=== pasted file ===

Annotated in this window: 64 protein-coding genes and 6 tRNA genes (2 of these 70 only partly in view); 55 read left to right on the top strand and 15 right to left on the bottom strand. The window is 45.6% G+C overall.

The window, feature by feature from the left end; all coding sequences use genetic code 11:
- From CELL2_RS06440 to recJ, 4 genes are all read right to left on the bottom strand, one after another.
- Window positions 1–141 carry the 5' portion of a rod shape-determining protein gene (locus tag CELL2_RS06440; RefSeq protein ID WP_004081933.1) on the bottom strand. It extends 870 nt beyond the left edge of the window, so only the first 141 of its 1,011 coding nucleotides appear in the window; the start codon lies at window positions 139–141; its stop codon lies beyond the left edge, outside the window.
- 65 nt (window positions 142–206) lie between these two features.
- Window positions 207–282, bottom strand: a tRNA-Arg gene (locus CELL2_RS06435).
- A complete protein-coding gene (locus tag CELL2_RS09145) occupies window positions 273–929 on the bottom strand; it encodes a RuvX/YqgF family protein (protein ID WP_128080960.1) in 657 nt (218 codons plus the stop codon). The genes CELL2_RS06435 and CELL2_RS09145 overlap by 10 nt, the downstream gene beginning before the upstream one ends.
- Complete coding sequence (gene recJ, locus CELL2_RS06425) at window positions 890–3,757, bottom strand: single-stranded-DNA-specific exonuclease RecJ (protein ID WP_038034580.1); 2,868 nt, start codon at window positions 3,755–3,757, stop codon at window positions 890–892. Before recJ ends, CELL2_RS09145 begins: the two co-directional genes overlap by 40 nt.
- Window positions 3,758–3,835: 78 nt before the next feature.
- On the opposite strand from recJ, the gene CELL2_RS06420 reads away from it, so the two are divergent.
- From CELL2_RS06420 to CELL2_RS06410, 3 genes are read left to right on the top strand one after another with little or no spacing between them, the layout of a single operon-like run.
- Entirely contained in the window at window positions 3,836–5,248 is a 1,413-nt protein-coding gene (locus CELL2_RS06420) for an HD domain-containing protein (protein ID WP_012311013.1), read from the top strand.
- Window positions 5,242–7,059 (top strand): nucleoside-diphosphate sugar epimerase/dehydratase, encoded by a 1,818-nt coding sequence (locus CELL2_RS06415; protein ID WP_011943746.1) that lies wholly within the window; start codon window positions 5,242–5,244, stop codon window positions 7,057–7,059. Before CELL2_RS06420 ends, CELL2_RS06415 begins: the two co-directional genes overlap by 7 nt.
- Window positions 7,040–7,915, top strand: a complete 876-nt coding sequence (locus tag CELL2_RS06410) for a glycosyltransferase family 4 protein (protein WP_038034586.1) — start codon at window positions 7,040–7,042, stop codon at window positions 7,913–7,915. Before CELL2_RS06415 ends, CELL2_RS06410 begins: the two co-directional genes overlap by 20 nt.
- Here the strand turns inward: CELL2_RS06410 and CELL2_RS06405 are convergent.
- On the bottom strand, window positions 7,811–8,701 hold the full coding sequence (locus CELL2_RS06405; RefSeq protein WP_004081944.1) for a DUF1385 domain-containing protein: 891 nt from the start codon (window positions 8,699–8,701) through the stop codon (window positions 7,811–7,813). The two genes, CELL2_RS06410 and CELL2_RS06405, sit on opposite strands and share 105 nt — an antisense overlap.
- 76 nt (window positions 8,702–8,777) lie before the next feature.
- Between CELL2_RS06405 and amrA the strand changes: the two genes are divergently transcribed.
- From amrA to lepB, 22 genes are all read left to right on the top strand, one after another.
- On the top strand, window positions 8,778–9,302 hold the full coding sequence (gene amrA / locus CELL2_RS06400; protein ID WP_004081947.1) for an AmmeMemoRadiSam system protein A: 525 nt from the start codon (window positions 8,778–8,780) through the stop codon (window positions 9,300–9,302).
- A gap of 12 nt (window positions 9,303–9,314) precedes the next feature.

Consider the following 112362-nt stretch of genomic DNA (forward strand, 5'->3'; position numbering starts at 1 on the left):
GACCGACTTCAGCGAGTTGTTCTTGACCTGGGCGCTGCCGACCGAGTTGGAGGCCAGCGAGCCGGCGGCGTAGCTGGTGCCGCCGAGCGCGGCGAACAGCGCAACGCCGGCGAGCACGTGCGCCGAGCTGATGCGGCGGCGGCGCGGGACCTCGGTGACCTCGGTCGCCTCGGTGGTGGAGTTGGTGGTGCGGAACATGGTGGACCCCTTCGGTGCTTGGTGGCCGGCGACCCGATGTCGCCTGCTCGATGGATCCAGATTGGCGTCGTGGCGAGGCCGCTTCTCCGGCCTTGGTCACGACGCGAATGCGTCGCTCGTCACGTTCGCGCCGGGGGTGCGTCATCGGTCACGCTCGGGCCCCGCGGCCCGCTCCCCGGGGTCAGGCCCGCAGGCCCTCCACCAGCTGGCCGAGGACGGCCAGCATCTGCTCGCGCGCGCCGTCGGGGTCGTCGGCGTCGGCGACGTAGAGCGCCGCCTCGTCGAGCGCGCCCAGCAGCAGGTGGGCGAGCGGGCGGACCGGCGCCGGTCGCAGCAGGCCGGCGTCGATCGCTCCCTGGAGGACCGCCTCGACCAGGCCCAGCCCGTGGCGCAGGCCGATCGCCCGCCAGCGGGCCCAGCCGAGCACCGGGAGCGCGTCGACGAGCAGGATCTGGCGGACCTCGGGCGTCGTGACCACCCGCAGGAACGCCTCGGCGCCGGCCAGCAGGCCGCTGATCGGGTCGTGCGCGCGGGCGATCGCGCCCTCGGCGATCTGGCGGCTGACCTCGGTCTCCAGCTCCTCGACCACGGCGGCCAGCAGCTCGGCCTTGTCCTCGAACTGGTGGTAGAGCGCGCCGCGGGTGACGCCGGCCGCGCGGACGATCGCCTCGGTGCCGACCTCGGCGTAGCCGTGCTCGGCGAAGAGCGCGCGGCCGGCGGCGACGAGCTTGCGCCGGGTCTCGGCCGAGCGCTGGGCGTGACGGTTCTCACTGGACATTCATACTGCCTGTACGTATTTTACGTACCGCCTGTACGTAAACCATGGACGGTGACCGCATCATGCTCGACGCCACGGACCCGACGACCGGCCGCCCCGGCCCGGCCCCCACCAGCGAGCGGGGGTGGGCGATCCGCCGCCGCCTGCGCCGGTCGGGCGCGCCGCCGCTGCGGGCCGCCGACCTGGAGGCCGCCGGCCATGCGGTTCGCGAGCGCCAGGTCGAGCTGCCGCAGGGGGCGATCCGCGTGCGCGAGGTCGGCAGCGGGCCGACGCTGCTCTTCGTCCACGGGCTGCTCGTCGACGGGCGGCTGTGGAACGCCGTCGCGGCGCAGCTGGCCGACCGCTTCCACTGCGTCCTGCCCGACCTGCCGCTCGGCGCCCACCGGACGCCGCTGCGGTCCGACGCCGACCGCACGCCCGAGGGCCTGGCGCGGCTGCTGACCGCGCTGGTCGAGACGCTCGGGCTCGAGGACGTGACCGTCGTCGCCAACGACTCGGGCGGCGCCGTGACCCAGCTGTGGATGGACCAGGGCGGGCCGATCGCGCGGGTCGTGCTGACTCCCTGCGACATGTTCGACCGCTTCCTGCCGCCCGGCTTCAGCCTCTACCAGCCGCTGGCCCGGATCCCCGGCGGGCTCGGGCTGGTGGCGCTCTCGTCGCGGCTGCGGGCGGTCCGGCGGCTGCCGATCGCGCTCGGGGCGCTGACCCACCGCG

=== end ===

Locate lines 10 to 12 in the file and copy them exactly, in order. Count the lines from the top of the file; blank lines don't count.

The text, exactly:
- On the opposite strand from recJ, the gene CELL2_RS06420 reads away from it, so the two are divergent.
- From CELL2_RS06420 to CELL2_RS06410, 3 genes are read left to right on the top strand one after another with little or no spacing between them, the layout of a single operon-like run.
- Entirely contained in the window at window positions 3,836–5,248 is a 1,413-nt protein-coding gene (locus CELL2_RS06420) for an HD domain-containing protein (protein ID WP_012311013.1), read from the top strand.